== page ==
Abbott govt launches ABC / SBS Efficiency Study

The government will review spending and operations of ABC and SBS, as GetUp! launches a 'Save our ABC' campaign.

2014-01-31_0049Communications Minister Malcolm Turnbull has announced a review of ABC and SBS spending in a two-month Efficiency Study.

Former Chief Financial Officer of Seven West Media Limited Peter Lewis will head up the review, due to report in April.

Minister Turnbull says the review is not in response to growing criticism within the Government of the broadcaster.

“[It’s] completely coincidental. I foreshadowed some time ago we’d be looking at the efficiencies of the public broadcasters and this study has been some time in the making,” he told the ABC.

“We’ve had a lot of cooperation from the management of ABC and SBS.

“What it is designed to do is to ensure that the ABC is running its business as cost-effectively as possible.

“The study is not looking at the editorial policies of the ABC, nor looking at the programming content.”

The announcement and the recent criticism of the ABC has triggered a “Protect Our ABC” crowd-funded campaign by GetUp!, using Bananas in Pyjamas characters. A petition already has over 220,000 signatures.

“We’re calling on Malcolm to save our ABC,” GetUp! director Sam McLean said on Thursday.

“The Liberal Party have been making moves to cut the ABC ever since they got into power.

“It’s time for Malcolm Turnbull to step up and end this talk of cutting the ABC.”

Opposition communications spokesman Jason Clare said, “This is not about finding efficiencies, it’s about cutting the ABC’s budget.

“The Prime Minister gets some bad news and suddenly he starts blaming the media.”

ABC managing director Mark Scott said in a statement, “The ABC has constantly reviewed its operations to deliver the best and most efficient return to Australian audiences.

“We have been in consultation with the Minister and will work with the department and Mr Lewis on this new study.”

The Study

The national broadcasters, ABC and SBS, receive $1.2 billion in funding a year from the Australian Government. It is a routine responsibility of all Government authorities to use taxpayers’ funds as efficiently as possible and to strive for operational improvements, and the broadcasters are no exception.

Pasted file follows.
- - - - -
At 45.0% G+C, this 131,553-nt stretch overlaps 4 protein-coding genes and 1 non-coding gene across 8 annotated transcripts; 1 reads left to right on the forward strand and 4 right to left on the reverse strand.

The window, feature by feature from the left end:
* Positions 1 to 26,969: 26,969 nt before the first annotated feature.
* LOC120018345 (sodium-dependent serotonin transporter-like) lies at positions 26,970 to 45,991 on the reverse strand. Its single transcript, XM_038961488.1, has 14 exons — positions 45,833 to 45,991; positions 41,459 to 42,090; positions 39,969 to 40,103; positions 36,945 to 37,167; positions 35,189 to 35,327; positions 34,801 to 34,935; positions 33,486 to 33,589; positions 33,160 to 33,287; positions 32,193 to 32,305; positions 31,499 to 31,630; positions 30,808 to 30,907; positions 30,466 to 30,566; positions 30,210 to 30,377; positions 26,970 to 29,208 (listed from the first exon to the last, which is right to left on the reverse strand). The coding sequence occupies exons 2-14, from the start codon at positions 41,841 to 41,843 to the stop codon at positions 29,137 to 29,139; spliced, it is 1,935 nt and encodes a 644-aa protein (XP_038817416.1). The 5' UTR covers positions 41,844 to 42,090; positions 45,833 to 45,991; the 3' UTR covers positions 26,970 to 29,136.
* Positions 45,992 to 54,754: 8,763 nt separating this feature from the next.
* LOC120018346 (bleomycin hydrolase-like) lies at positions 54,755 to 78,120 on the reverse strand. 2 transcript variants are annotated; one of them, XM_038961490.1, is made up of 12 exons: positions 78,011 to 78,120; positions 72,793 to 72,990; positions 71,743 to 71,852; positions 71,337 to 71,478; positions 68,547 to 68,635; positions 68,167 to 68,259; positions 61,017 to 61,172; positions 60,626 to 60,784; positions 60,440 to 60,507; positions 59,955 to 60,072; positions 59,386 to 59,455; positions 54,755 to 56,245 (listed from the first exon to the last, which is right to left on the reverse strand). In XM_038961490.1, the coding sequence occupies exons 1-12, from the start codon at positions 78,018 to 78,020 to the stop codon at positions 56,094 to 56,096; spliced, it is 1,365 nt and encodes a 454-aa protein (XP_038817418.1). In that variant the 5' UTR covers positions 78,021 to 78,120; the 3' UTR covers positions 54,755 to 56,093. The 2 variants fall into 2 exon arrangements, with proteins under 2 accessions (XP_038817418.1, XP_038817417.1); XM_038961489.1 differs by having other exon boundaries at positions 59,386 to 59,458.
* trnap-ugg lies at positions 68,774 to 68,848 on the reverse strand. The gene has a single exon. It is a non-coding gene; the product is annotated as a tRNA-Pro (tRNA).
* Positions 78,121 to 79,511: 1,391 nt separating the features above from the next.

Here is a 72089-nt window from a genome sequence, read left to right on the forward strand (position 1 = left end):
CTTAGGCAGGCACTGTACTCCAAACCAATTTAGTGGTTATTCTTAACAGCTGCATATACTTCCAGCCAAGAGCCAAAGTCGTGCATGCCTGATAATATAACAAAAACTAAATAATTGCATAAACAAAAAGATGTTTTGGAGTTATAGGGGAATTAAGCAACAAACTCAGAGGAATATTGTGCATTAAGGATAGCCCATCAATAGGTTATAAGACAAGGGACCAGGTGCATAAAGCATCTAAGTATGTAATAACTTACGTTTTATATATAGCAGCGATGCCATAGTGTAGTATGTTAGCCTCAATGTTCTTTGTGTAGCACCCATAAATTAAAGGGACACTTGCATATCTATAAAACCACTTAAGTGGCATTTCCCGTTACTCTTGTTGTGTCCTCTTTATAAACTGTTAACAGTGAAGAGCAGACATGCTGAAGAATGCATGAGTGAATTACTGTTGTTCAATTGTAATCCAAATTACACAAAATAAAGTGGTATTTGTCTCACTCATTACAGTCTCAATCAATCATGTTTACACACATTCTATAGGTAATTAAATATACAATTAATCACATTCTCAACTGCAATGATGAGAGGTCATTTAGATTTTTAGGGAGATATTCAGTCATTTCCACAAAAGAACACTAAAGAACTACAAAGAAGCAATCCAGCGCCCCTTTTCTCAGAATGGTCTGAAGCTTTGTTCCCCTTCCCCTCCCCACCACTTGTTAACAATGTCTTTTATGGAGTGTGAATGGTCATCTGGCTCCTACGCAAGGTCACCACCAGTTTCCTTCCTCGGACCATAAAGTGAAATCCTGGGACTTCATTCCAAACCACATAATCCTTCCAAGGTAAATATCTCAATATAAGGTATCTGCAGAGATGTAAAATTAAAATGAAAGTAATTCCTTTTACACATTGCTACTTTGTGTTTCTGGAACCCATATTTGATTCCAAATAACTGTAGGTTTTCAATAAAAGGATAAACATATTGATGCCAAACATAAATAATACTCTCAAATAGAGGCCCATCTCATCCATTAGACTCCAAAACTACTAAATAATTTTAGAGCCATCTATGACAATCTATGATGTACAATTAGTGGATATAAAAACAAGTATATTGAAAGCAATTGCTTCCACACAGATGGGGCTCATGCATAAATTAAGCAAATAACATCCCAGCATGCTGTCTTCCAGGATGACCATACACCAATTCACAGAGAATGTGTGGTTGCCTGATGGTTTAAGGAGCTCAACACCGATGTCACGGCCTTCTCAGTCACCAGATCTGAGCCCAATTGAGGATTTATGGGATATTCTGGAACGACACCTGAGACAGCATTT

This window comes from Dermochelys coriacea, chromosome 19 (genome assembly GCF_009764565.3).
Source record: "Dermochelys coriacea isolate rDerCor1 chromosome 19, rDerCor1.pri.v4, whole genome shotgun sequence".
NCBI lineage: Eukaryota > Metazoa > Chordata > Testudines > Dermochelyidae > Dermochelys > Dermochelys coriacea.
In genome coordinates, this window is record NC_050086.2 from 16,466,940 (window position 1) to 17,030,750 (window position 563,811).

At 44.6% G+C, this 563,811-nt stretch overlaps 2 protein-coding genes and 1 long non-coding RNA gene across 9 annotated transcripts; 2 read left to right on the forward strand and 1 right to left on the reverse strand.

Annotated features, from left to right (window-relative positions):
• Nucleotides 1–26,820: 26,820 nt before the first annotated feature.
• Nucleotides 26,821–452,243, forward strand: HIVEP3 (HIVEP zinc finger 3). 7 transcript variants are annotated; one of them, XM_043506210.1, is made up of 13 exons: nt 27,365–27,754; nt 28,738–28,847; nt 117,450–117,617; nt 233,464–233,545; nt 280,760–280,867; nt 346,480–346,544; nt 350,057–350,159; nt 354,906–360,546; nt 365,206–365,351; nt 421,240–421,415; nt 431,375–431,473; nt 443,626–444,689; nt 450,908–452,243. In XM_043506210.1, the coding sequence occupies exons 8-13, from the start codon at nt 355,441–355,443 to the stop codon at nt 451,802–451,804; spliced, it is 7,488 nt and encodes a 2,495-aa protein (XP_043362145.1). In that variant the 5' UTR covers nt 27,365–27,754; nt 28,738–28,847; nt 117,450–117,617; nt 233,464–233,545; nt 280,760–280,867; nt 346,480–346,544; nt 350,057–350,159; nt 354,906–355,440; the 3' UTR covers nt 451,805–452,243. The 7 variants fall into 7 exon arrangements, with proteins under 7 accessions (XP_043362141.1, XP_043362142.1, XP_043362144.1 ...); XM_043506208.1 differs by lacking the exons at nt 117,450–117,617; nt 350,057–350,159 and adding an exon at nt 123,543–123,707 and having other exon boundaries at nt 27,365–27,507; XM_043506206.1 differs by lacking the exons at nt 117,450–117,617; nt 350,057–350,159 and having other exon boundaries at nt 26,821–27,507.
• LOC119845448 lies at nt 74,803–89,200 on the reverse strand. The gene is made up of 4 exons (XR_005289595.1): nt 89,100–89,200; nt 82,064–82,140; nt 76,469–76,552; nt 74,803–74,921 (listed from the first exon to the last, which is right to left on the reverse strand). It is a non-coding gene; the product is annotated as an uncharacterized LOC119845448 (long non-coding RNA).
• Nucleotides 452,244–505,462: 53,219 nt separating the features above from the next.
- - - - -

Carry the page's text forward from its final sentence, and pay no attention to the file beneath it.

Parliament has agreed over time to a broad range of responsibilities for the ABC and SBS which are incorporated into their respective Charters. The delivery against those Charter responsibilities, relative priorities and resource allocation are largely at the discretion of the ABC and SBS Board and management. There is limited transparency to the Australian public, the Government and the Parliament of the breakdown of costs of delivering the ABC and SBS Charter responsibilities and whether these could be more efficiently delivered by the national broadcasters.

This study will seek to clarify these costs, provide options for more efficient delivery of services (based on current practice in Australian broadcasting), identify risks and any impediments to change and assist the national broadcasters to continue to deliver their Charter responsibilities in ways that minimise costs and maximise benefits for the Australian community.

The study will focus on the costs of inputs-that is the ‘back of house’ day-to-day operational and financial operations, structures and processes applied to delivering ABC and SBS programs, products and services. It is not a study of the quality of the national broadcasters’ programs, products and services, or the responsibilities set out in their Charters but of the efficiency of the delivery of those services to the Australian public.


The Department of Communications will conduct the study and will be assisted by Mr Peter Lewis, formerly Chief Financial Officer of Seven West Media Limited. ABC and SBS personnel will also form part of the study’s secretariat. It will focus on all ABC and SBS activities, other than those specifically specified as out of scope below, including:

• Television

• Radio (Analog and Digital)

• International services

• Digital services including online and catch-up TV

• Production-including facilities

• Advertising (SBS only)

• Enterprises/retail services

• Corporate overheads

• Asset management and capital expenses.

The study will not be limited to looking at these activities separately, and could also look at outputs on a cross-platform basis i.e. delivery of news and current affairs across TV, radio and digital, where useful.

Out of Scope

• Transmission costs, which will be the subject of separate advice to Government;

• Changes to the ABC and SBS Charters;

• Editorial policies of the national broadcasters;

• Allowing advertising on the ABC;

• Quality of programs/products delivered by the broadcasters.

Terms of reference